Each year we pause in the quest for aviation excellence to examine those who’ve boldly gone where others with a mere dram of sense wouldn’t. This review covers 2012, the most recent year for which the NTSB offers probable cause to improbable silliness.
Only non-fatal events are covered because we assume it’s bad form to ridicule the dead. Contestants are limited to the USA, because, hell, we invented flight, even though France claims the naming rights. Plus, few other countries offer our freedom to fail.
Inability to fly is a common theme. Loss of directional control is as common as presidential candidates kissing Iowa hogs. Many victims attribute their misfortune to villainous wind gusts unverified by nearby sensors. Other popular maladies include: carburetor ice, inattention to density altitude, misjudging distance to runways and balloonists floating into, well, most anything not found in The Wizard of Oz. While stupidity is rampant in those categories, few met the exacting standards of ineptitude and perseverance this review demands.
It’s The Fuel, Stupid
Mismanaging fuel—as in managing to miss fueling—is a perennial favorite as pilots try to go the extra mile without the extra juice. Consider a California pilot who stretched the first mile with the left tank showing 1/4 full (3/4 empty?) and nothing—zero, zed, nada—in the right tank. He started, taxied and did the runup on the least empty tank before switching to the other tank for takeoff. For those taking notes, that would be the air-filled right tank. He survived the unplanned glider practice.
Not to be outdone, an Alaska pilot launched in a Maule but, skipping the checklist, didn’t set the fuel selector to the Oscar-November mode. Without fuel being ON, the engine transitioned to OFF shortly after rotation, bringing the Maule DOWN, damaging both fuel-filled wings. Inside a darkened NTSB confessional the pilot later opined that this “could have been prevented if he had used a preflight checklist.” Ya think?
Luckily a fuel-challenged pilot in a Beech Skipper in South Dakota had a non-pilot passenger who could interpret a low-fuel warning light. Averting a post-crash fire, the pilot circled the airport until every milliliter of usable fuel was gone. The NTSB got statements from the passenger plus a witness on the ground, but the pilot declined to file a report, perhaps assuming the passenger would handle that, too.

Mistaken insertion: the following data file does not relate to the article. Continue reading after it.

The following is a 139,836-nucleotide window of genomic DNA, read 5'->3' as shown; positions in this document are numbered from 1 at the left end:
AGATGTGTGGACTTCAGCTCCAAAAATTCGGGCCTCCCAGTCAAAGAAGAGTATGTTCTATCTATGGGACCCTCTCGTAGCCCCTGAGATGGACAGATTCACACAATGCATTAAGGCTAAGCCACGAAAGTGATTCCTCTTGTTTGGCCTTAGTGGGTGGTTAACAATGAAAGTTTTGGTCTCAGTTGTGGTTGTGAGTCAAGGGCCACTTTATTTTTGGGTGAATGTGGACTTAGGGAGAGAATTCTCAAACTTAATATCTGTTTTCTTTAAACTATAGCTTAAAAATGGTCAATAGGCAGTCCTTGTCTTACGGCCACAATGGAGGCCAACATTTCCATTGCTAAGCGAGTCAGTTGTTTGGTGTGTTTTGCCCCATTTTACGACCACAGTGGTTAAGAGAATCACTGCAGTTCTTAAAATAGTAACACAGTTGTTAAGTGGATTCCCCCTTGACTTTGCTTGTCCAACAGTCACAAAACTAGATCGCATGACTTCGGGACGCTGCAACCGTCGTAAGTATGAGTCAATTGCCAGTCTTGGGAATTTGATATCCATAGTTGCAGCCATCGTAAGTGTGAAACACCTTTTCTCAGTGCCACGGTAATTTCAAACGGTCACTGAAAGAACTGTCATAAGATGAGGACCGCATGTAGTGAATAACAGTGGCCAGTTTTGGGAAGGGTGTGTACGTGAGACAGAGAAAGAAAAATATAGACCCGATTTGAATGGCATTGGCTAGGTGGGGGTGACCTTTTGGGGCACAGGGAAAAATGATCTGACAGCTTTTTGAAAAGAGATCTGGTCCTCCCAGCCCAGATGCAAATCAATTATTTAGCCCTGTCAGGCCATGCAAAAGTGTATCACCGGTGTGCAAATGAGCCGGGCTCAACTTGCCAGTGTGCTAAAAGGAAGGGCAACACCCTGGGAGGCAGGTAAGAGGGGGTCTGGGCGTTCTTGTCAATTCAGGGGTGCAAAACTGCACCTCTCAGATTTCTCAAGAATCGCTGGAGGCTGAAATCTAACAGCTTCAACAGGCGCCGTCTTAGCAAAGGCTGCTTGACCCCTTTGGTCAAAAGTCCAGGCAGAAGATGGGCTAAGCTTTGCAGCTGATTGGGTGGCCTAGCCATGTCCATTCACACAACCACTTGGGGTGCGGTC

It’s a grand feeling to take delivery of a brand new King Air C90GTx at the factory in Wichita and fly it to the Caribbean. Even grander with enough fuel for the trip, which the pilots—yes, there were two—did. Almost. Stopping in Fort Lauderdale they headed for a night in a hotel after giving their fuel order to the FBO. As dawn broke over the misty Florida fjords, the two pilots returned. They split their duties, with one filing IFR while the other performed the preflight inspection.
Apparently it’s OK not to look into the fuel tanks if you have a fuel receipt. So off they flew, enjoying that new airplane smell. Leveling at FL270, someone noticed that the brand new fuel gauges read low. A quick check of the fuel receipt confirmed 134, which was plenty for the flight. This must’ve been vexing to the pilots as both engines quit for reasons unknown. The brand new King Air glided to a safe ditching, where it and its resale value sank into the tropical waters.
But they had 134 gallons. Upon closer inspection, the receipt showed that they requested only the nacelle tanks be topped off, which took just 25 gallons. The mysterious 134 turned out to be the fueler’s employee number, and, as we know, fuelers are servants blindly complying with customer requests.
Further north, a Wisconsin pilot made certain he was tanked up for an early morning departure in a Cessna 150. He’d wisely landed after cockpit lighting failed near sunset and chose to await dawn while refueling himself with a 12-pack of beer. This being Wisconsin that wasn’t a flag as a witness verified: “The pilot explained that he was going to drink beer and sleep until morning in the airplane.” Even a dozen beers only goes so far coaxing sleep inside a Cessna 150, so the pilot departed before dawn, unconcerned about the lack of cockpit or cerebral illumination. Neither improved, and the Cessna crashed to no one’s surprise.
Get Thee to a CFI
You’d think a flight instructor would limit stupidity. You’d be wrong, as many accidents involved CFIs reacting too slowly to student silliness.
Then there’s the Kentucky instructor whose student wouldn’t do anything dumb, so he intervened, setting the Cessna 172’s fuel selector to OFF within, he thought, gliding distance of the runway. Only the instructor was surprised the 172 didn’t reach the airport, and the CFI couldn’t restart the engine before crashing in a field. Not surprisingly, the CFI didn’t make instructor of the year for his realistic training technique.
Consider the Florida CFI in a Piper Arrow who was monitoring (key word) a CFI candidate performing a power-off approach to landing—a really hard landing as it turned out. KA-FWOMPH!
Stunned but undeterred, the future CFI and monitoring CFI, took off, tried to raise the gear but couldn’t and lowered it again. They then performed yet another power-off approach and called it quits but were unable to open the door. Help arrived to extricate the monitoring CFI and future CFI, who then marveled at the extensive wing damage.
In the post-accident interview the monitoring CFI said that during flight the future CFI was the “full manipulator of the controls” and to emphasize his lack of complicity, added, “I did not do anything.” He didn’t get instructor of the year either.
If an accident occurs and no one reports it, is it an accident? Apparently not in these cases beginning first in Florida where a rental Cessna 172 flew 91 hours on 77 training flights with, it’s assumed, 77 preflight inspections without anyone noticing the buckled firewall. Damage was only discovered when a mechanic actually looked at more than the oil dipstick during a 100-hour inspection.